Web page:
edited by John Drakakis
The Merchant of Venice, technically a comedy, has proven controversial in its portrayal of the complex figure of the money-lender Shylock. Debate continues over the presence of distressing anti-Semitism, and the extent to which Shylock can be considered victimised or villainous. Shylock as a character has in some ways gradually disengaged from the play as a whole, becoming a famous topic of study that stands independent from Shakespeare’s original text.
Like Othello, The Merchant of Venice is a play which has evolved dramatically since its creation due to the changing contexts in which it is now read and performed. Although the texts themselves stay the same, the societal significance of an issue like anti-Semitism, as well as racism more generally, give greater weight to those elements within the play. Therefore, modern productions and interpretations must carefully consider these changes in attitude along with the original contexts of the plays.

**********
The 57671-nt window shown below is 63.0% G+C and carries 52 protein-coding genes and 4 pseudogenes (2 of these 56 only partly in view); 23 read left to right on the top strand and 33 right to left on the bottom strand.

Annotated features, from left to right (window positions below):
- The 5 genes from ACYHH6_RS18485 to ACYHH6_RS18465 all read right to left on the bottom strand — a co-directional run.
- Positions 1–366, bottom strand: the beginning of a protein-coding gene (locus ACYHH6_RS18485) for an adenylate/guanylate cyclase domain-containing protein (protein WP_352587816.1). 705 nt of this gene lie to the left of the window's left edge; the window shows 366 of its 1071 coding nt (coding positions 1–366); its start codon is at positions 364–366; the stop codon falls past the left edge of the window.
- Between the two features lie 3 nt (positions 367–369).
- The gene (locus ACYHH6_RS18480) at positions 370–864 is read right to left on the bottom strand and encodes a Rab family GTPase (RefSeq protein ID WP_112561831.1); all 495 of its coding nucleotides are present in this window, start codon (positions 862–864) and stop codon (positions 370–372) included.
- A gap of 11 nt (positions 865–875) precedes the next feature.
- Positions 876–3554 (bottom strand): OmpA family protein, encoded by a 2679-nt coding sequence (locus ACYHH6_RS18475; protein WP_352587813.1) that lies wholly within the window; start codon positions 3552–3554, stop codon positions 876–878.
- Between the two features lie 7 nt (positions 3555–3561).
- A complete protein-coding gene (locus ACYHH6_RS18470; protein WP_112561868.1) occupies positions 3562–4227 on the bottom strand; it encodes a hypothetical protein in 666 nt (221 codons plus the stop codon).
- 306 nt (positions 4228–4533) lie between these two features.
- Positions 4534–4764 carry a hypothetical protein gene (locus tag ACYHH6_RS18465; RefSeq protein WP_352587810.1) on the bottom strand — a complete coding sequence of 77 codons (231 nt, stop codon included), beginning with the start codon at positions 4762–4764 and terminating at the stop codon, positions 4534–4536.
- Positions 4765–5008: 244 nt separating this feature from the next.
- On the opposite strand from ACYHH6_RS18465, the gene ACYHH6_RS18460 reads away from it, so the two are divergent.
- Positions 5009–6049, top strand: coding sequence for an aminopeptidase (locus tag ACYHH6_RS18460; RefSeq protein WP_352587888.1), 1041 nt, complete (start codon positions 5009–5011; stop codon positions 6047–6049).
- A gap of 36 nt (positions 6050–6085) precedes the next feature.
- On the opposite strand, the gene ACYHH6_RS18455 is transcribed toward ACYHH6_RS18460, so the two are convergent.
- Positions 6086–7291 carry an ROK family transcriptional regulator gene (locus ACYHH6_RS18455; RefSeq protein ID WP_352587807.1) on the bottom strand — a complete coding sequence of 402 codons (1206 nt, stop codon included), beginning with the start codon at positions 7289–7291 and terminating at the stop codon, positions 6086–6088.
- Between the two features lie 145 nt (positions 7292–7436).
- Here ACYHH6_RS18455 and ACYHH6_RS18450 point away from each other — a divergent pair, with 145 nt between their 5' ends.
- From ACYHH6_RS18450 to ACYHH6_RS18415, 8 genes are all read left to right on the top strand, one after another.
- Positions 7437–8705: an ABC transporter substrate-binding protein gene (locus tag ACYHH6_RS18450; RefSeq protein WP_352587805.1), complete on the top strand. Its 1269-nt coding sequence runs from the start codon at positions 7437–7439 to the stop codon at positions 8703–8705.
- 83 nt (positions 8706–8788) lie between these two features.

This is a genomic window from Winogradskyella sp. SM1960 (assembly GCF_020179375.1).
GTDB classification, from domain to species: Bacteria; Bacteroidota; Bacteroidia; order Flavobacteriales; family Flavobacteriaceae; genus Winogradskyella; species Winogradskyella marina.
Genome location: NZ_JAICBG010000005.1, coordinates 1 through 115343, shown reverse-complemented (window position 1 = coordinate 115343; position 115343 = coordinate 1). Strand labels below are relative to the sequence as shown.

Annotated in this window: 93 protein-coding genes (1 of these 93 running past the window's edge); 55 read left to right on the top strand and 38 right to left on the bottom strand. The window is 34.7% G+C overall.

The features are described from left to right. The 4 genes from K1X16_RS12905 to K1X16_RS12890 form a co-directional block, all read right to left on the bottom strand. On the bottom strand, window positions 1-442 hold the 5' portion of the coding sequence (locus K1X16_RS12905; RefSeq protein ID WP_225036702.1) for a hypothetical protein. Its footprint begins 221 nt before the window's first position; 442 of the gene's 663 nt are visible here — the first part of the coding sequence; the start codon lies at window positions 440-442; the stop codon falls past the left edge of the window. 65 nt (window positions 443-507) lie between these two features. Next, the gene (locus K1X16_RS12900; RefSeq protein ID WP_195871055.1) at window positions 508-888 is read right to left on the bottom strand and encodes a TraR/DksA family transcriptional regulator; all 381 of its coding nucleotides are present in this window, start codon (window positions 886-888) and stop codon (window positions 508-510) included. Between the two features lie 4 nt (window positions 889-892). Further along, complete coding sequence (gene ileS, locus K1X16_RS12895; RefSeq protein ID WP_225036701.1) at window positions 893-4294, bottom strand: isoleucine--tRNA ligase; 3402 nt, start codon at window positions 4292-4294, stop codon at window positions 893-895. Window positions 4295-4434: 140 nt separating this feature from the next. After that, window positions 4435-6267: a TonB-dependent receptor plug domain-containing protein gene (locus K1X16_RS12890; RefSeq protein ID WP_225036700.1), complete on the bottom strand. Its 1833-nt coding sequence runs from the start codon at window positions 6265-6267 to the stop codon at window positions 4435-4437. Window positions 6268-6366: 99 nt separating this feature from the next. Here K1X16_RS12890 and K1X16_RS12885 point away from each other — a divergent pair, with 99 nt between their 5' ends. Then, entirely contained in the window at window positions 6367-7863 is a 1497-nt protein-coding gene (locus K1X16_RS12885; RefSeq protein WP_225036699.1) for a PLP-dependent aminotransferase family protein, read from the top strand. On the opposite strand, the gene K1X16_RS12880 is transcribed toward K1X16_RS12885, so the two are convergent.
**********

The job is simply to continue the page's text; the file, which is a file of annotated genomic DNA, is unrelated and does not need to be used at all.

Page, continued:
Apart from the complicating presence of Shylock and various other anti-Semitic elements, scholars traditionally classify The Merchant of Venice as a comedy because it includes a number of classical comedic conventions, such as a complicated courtship process, mistaken identities, and transvestism. Bassanio needs 3,000 ducats in order to woo a wealthy heiress, Portia. His best friend, the merchant Antonio, is waiting on some ships he has invested in to return to Venice; in the meantime, he arranges a short-term loan with Shylock, a Jewish usurer. Shylock hates Antonio for his past insults, but agrees that the merchant can have 3,000 ducats, but they must be repaid within three months; if not, he may take a pound of Antonio’s flesh. When Antonio’s ships go missing and he defaults on the loan, Shylock demands his flesh. Hearing of her husband’s best friend’s dilemma, Portia disguises herself as a lawyer and defends him in court, overturning the bargain with her own logic. Various other love stories and hijinks ensue amongst the supporting characters while the main action takes place, and as in most comedies, the difficulties faced by the main characters (with the exception of Shylock) are resolved by the close of the play.
The Arden Third Series edition of The Merchant of Venice is based on the first quarto text printed in 1600.